West Coast Editor

SAN FRANCISCO - Long known as the venue where many deals quietly begin, the JPMorgan Healthcare Conference also can be the place where the world finds out about existing relationships that just got better.

Witness RNA interference-focused Alnylam Pharmaceuticals Inc. and INEX Pharmaceuticals Corp., which disclosed, as the JPMorgan meeting entered its second day, that they have expanded their work together on lipid-based delivery, with Alnylam also taking a license to INEX's liposomal approach. Alnylam's president and CEO, John Maraganore, spoke Tuesday afternoon at the conference about "the opportunity of attacking disease targets that have to date been undruggable."

And thanks to the deal's somewhat complicated terms, Vancouver, British Columbia-based INEX now has a much more significant piece of that action.

Timothy Ruane, INEX's president and CEO, used words such as "landmark" and "groundbreaking" to describe the new arrangement, which "creates a global operating system for systemic delivery [of RNAi therapies], kind of like the Windows/Intel' approach for gene silencing."

INEX's stock (TSE:IEX) soared 77.1 percent on the news, closing Tuesday at C62 cents (US52 cents) up C27 cents. Alnylam's shares (NASDAQ:ALNY) ended the day at $22.22, up $1.81.

Systemic delivery is vital to RNAi's success. In July, Alnylam started a new collaboration with University of Texas Southwestern Medical Center at Dallas to test new approaches for reducing LDL-cholesterol levels using RNAi therapeutics directed to a target called proprotein convertase subtilisn/kexin type 9, or PCSK9.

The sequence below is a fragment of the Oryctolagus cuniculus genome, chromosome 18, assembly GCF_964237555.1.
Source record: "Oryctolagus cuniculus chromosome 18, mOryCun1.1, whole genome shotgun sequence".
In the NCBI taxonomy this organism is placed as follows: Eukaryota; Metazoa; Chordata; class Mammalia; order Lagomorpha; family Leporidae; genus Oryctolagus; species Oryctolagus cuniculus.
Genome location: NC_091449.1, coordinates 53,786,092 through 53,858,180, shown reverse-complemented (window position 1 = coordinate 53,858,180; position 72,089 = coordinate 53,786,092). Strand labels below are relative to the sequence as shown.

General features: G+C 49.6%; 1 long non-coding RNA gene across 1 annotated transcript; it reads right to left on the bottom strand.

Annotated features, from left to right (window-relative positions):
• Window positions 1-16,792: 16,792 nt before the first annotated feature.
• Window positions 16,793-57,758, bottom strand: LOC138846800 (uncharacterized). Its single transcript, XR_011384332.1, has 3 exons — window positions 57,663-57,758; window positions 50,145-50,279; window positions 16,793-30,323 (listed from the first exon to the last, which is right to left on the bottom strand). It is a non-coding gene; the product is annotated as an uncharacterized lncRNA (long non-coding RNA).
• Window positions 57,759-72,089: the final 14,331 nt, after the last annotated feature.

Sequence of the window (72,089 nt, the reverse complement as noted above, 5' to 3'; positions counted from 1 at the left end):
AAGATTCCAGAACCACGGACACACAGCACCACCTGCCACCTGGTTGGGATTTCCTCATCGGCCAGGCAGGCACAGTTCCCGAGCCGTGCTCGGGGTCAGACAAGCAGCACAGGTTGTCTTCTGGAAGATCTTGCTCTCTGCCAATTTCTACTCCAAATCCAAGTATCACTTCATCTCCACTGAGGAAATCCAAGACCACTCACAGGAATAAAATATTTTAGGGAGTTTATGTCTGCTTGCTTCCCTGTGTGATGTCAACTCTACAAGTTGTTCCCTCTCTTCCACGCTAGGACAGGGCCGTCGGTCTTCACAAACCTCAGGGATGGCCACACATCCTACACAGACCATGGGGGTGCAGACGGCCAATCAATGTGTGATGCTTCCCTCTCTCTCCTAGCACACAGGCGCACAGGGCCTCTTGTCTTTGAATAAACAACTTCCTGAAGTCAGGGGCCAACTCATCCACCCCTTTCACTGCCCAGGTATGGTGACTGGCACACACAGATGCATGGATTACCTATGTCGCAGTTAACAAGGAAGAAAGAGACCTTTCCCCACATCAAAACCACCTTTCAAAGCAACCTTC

The target is well validated for cholesterol management, and an investigational new drug application for the first systemic compound is expected this year. Alnylam plans to use "lipidoid" nanoparticle technology, developed with the Massachusetts Institute of Technology, to encapsulate the PCSK9-specific drug.

"In essence, our deal combines all lipid-encapsulated rights together," Ruane told BioWorld Today. "Their MIT lipidoid, from what we understand, is pretty interesting, and we'll be the manufacturer of those rights. We believe our intellectual property and technology complements that quite well."

Specifically, the deal brings $8 million up front for INEX, in the form of new Alnylam stock and/or cash, plus $4 million in research and development funding over the next two years, as the firm continues working on lipid-based delivery methods for Cambridge, Mass.-based Alnylam.

INEX will provide contract manufacturing services for Alnylam, which is making a $5 million loan available for costs. For each product that uses INEX technology, the firm could get $13 million in milestone payments, with $9.5 million of that amount due on approval and launch with more than $500 million in sales. INEX gets royalties, too.

"The real jewel for us is the ability to develop three [small interfering RNA] products for our own pipeline," Ruane said. Alnylam is granting INEX an option for three InterfeRx RNAi therapeutic-target licenses, subject to Alnylam review and what were described as "third-party obligations," such as those of Alnylam to Basel, Switzerland-based Novartis AG, through the potential $700 million-plus deal entered in the fall of 2005. (See BioWorld Today, Sept. 8, 2005.)